Brooke Cunningham, MD, PhD
University of Minnesota, Twin Cities
RISE Cohort 5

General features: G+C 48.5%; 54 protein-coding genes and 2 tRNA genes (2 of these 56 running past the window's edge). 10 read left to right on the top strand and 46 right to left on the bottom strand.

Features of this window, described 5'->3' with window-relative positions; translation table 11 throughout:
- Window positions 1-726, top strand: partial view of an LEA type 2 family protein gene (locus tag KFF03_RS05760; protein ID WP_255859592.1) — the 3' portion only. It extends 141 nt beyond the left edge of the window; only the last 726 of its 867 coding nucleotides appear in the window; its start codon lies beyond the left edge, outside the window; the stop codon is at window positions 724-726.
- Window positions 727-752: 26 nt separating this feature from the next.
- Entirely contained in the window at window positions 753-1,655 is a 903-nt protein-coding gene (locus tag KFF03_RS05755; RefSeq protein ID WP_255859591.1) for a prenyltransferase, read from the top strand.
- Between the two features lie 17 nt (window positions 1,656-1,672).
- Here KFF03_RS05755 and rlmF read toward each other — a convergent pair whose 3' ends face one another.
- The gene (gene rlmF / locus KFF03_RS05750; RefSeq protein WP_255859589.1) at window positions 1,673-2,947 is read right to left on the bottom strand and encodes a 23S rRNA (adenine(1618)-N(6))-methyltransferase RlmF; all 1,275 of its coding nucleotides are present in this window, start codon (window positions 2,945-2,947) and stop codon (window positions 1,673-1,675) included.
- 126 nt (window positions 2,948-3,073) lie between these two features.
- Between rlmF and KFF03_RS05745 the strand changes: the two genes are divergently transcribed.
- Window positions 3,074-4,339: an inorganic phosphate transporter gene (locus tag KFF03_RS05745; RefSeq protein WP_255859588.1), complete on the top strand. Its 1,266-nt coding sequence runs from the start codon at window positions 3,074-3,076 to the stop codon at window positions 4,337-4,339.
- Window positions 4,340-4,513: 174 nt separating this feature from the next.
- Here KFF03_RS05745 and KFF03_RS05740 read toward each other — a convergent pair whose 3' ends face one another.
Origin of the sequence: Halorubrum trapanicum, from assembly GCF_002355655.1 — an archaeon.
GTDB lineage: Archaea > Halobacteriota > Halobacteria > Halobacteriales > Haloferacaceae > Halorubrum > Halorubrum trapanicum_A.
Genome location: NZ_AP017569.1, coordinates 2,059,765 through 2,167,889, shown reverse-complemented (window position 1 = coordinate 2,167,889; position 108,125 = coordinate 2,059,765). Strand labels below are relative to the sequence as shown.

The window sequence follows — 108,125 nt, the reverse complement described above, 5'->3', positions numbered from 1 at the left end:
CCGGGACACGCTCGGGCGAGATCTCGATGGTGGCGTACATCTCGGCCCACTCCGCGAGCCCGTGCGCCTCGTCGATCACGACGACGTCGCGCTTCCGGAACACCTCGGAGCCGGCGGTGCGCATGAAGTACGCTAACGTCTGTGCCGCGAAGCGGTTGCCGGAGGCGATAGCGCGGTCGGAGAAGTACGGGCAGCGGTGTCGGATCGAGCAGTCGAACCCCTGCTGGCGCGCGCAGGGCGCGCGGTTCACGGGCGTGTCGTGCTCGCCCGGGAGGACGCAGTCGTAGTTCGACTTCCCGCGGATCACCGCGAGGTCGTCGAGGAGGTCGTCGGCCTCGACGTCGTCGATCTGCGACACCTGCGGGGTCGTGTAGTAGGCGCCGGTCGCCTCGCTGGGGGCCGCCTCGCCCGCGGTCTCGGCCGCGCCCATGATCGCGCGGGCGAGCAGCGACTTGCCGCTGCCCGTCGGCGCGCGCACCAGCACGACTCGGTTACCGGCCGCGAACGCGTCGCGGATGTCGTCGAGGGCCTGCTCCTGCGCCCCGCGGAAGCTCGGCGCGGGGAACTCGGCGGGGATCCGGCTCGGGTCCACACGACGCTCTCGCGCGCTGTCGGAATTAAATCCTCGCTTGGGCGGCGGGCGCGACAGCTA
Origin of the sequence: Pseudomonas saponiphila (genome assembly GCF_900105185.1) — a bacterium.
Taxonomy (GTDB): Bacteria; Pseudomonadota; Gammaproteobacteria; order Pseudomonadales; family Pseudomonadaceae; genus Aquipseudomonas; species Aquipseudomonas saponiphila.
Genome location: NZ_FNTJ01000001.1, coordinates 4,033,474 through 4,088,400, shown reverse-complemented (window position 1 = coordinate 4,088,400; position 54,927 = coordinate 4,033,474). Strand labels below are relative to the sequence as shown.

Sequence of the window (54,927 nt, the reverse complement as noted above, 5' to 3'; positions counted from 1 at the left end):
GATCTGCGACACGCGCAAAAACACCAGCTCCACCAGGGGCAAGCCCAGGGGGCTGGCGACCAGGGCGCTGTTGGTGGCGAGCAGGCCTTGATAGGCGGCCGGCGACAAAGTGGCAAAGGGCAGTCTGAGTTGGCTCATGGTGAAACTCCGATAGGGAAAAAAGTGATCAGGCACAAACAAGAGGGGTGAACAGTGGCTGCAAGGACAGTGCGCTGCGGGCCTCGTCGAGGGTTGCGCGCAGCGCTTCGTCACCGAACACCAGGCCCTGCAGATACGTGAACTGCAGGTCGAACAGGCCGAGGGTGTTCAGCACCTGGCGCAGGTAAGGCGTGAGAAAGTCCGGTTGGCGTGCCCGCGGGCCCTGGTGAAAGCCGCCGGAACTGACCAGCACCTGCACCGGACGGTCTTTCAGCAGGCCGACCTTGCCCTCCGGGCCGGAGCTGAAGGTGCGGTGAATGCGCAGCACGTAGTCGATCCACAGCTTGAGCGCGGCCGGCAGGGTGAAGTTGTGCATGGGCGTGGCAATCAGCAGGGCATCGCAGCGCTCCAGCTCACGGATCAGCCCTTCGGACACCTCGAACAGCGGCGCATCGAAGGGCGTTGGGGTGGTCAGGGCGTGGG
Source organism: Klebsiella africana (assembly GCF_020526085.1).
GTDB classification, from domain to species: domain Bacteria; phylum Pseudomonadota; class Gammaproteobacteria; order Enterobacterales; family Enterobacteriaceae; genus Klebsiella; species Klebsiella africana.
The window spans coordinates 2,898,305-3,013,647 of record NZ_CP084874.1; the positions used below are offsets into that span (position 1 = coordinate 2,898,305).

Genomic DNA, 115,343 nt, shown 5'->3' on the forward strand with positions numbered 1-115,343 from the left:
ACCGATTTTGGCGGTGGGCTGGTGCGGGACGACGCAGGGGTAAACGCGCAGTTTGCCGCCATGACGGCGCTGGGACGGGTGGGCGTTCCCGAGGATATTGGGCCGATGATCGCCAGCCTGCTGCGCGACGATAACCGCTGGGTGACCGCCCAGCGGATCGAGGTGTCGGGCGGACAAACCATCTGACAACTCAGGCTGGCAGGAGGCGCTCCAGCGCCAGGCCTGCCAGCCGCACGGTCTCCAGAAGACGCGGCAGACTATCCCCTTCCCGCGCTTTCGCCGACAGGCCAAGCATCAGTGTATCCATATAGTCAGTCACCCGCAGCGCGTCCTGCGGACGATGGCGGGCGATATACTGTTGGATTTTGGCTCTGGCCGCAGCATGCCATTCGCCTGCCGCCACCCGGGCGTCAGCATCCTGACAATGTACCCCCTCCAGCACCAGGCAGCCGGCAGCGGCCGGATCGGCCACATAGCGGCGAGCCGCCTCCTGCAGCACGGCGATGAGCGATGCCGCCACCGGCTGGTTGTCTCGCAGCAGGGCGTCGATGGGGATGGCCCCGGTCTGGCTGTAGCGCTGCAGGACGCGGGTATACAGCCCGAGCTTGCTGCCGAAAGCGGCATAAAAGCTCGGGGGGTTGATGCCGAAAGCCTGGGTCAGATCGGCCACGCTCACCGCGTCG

Implementation science is a way to study organizational change. It directs our attention to the behavior of health care personnel and health care systems, and away from patients. Medical researchers study the behavior of health care personnel and organizations far less than they do patients, yet patient outcomes are intimately tied to what they do (or fail to do). I believe that most people—patients or providers—want good results, but the contexts, under which patients live and providers work, sometimes frustrate each of their best efforts. I am sure that I study providers and systems because, as a member of a historically stigmatized racial group, it has bothered me that larger society often blames members of minority groups for their own social disadvantage, as if the contexts in which people live, work, and seek care, are not important. Similarly, as a physician, it troubles me that high expectations for clinical performance are not met with the necessary supports. By building my knowledge of implementation science, I will be better able to identify, measure, and intervene upon factors at the organizational level that effect efforts to address health disparities. Yes, health care personnel and systems are part of the problem, but— just as with patients—properly buttressed, they too can be part of the solution.